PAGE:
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Jul 28 / Caro

Are we the Kind of Parents Who…

…Would send our child to a private school?

(tl;dr We’re sending our son to a private school. I hope that you won’t judge me for that, but I know many people will. Below lies an explanation for our choice, and why I feel that calling private education “unfair” is unfair in itself. We’re doing this because it is the right school for our son, and because we’re in the fortunate position – through hard work – to be able to make that choice. I don’t think private education is always “better” nor that there is necessarily anything wrong with a state education, this is just what is right for us.)

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I’ve known, ever since I first tried to write a post about school choices for Thomas, that I was going to find it hard. As hard as the decisions have been to make themselves. Yet whilst it’s obvious that deciding on what is best for at least seven years of our child’s life and their start in education is a tough parenting milestone, sharing those decisions should surely be easier, right?

Yet it turns out than in making choices that have turned out to be far from straightforward, I’ve had to examine myself and my personal beliefs and challenge the pre-determined assumptions I had about this stage of family life. And now I’m afraid to try and share all of that in a way that won’t make people judge me, or think badly of me, or – worst of all – make me doubt myself by challenging these hard thought out plans and my reasons for them. It turns out that whilst I’m very happy in life to be myself and do what I feel is right, I still have lingering issues with sharing the aspects of me and our life and beliefs that I feel may go against the grain, or invite questioning or criticism. I guess that I still, after all this time, care too much what other people think of me. Ironic, for a blogger, no?

But with change so imminently on the horizon – next week to be exact – it’s time I was honest. I know there will be judgement both of me but also, probably throughout his life, of Thomas because of the decision we have made for him. I know that when it comes to private education there are the supporters, the people who are doing the same and will get where I’m coming from plus the ones who will tell me they wish they could do the same, but circumstances prevent it. Then there are the haters. The ones who believe that everyone should have an equal opportunity in education, that it’s elitist, exclusive and detracts from opportunity for all (and that that is just for starters).

But it is the choice we have made for our only son.

I understand so many of the arguments against private education, but I believe that our choice, in our circumstance, is solid. And given that we will likely face ongoing questioning for it, now is the time to try and get comfortable with that.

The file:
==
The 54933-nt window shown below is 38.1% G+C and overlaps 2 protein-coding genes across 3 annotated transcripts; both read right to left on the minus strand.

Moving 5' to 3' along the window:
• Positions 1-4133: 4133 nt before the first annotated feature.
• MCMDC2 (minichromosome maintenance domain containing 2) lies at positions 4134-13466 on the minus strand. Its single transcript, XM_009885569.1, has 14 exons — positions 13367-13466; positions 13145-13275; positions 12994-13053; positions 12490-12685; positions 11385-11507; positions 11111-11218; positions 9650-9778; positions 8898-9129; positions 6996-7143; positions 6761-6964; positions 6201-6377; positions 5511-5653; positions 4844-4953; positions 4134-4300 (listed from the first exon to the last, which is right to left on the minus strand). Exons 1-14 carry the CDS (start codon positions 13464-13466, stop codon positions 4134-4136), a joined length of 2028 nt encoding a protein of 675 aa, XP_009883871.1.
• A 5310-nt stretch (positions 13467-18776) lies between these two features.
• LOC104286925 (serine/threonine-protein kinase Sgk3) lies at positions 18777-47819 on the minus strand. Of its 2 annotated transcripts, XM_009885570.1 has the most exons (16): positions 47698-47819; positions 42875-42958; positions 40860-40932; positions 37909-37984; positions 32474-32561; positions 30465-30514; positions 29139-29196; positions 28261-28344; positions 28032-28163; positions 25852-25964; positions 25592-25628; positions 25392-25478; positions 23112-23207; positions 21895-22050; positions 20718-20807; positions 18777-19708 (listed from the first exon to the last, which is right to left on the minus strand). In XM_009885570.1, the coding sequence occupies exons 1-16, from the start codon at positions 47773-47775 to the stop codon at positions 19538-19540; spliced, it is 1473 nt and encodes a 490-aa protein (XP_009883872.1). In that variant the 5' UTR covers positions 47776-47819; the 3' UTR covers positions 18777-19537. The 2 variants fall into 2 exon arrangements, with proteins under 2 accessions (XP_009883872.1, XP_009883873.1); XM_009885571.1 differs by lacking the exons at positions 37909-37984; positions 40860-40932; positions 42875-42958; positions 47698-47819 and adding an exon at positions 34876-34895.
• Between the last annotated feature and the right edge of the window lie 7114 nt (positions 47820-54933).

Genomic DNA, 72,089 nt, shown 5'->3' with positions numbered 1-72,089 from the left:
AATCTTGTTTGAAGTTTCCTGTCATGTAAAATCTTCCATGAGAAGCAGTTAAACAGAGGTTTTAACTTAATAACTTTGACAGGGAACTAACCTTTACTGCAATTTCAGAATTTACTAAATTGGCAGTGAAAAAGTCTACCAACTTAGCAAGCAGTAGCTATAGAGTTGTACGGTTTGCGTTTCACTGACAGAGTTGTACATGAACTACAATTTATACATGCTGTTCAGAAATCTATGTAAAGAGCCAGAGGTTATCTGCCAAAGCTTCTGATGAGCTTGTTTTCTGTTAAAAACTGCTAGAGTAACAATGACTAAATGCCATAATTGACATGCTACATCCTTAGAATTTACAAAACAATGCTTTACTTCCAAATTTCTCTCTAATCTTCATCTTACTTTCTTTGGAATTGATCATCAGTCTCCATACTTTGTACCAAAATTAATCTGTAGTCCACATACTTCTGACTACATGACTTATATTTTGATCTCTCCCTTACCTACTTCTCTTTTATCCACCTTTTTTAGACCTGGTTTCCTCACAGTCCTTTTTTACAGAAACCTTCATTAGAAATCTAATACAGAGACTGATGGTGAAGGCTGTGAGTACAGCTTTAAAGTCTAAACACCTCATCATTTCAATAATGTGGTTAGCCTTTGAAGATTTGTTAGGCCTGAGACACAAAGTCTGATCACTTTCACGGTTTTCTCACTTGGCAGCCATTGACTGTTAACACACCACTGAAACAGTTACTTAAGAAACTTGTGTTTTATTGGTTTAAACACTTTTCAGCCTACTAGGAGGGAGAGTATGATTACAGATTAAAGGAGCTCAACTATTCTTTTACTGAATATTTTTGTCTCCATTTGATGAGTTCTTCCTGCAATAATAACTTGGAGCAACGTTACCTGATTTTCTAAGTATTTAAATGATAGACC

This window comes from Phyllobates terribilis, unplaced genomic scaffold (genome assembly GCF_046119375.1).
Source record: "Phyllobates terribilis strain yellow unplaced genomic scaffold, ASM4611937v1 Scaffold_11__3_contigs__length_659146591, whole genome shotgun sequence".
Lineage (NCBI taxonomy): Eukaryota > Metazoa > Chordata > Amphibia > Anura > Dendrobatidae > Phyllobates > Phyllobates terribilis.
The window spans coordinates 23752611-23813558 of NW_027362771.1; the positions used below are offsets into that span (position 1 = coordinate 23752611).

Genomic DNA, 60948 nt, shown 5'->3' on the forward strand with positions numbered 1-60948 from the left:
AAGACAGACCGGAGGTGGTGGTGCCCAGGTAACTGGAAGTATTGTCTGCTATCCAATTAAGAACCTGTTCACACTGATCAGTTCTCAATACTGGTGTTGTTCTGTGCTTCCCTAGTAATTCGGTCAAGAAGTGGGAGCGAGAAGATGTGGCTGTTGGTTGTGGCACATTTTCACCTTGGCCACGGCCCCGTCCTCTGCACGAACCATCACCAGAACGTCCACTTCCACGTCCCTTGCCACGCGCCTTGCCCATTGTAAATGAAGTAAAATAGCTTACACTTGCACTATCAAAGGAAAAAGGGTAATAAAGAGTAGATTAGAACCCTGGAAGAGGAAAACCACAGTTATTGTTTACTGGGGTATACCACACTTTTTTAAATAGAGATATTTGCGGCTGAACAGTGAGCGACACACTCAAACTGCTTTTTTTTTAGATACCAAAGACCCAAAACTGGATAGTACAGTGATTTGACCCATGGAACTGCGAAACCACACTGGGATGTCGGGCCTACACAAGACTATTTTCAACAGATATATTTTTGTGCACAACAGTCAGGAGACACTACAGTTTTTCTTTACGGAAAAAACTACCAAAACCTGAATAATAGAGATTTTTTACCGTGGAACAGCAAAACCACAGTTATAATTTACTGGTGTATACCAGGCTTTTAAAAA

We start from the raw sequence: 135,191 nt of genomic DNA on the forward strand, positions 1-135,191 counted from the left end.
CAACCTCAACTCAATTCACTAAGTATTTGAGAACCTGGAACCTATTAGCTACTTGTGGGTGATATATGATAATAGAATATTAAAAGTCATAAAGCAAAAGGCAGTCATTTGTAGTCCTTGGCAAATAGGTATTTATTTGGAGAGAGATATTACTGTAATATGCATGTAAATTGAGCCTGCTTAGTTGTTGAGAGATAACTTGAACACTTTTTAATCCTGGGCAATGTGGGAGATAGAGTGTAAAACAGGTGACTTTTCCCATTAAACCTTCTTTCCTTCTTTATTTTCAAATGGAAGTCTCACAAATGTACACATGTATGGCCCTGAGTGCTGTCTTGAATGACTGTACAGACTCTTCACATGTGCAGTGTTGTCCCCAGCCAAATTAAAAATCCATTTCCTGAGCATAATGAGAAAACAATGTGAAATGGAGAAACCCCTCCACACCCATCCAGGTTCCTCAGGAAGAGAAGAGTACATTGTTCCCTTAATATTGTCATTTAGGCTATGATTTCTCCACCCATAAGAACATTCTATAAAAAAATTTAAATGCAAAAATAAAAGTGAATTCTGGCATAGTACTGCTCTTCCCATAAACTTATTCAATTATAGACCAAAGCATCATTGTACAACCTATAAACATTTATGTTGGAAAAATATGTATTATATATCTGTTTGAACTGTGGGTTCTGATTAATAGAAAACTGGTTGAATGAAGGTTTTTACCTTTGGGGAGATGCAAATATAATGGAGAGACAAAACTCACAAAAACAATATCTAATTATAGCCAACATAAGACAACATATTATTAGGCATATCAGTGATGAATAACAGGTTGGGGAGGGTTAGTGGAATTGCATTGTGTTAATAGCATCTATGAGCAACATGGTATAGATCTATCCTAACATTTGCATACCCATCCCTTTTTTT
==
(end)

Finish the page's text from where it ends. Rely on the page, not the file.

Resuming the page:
Believe me, I never saw this coming. I’m from a decidedly middle class background, but I did not go to a prep school despite the availability of good ones locally. I didn’t imagine that we would send a child to a private school. I certainly never saw private education as “better” because I flourished in the state education system. Ian, on the other hand, attended a private school which he did not enjoy and which did not particularly support his natural aptitudes. Hardly a glowing endorsement. Add to that the fact that I’ve been exposed to plenty of the very worst that public schools can turn out and it’s not much wonder I never had a particular burning desire to put my own children in to the system. And “children” it would have been, had life dealt us a different hand. We’re financially secure thanks to hard work, but that almost certainly wouldn’t have stretched to three concurrent sets of school fees per year.

I can’t quite remember now exactly when we began to re-evaluate. I’m sure that it was during our infertility struggles when we began to realise that life was going to look quite different to how we had hoped. That, and the issues with availability of school places in our town being a constant topic of conversation amongst local parents – from the maternity ward onwards – it was hard not to give it some serious thought.

One of the chief arguments that comes up against private education is that it’s wrong to remove your child from the state system just because you don’t like it. It is more politically correct to remain within the system and change it from the inside out whilst preserving its funding. And I can see that can be quite true for areas with poor educational provision and undersubscribed schools whose funding is dependent on getting as many bums on seats as possible.

But what about areas like ours? We live a few hundred yards from a very good primary school and well under half a mile from another outstanding one. Both are horrendously oversubscribed. So let me make it clear that I have absolutely no issue with the schools that are potentially available to us, or with state education in general, it’s just that in all likelihood those schools won’t be available to us. Obviously things change from year to year, but two years ago we would have secured neither of our closest two schools, and this year we would have secured one by virtue of the local authority forcing them to take a “bulge” year – another issue in itself!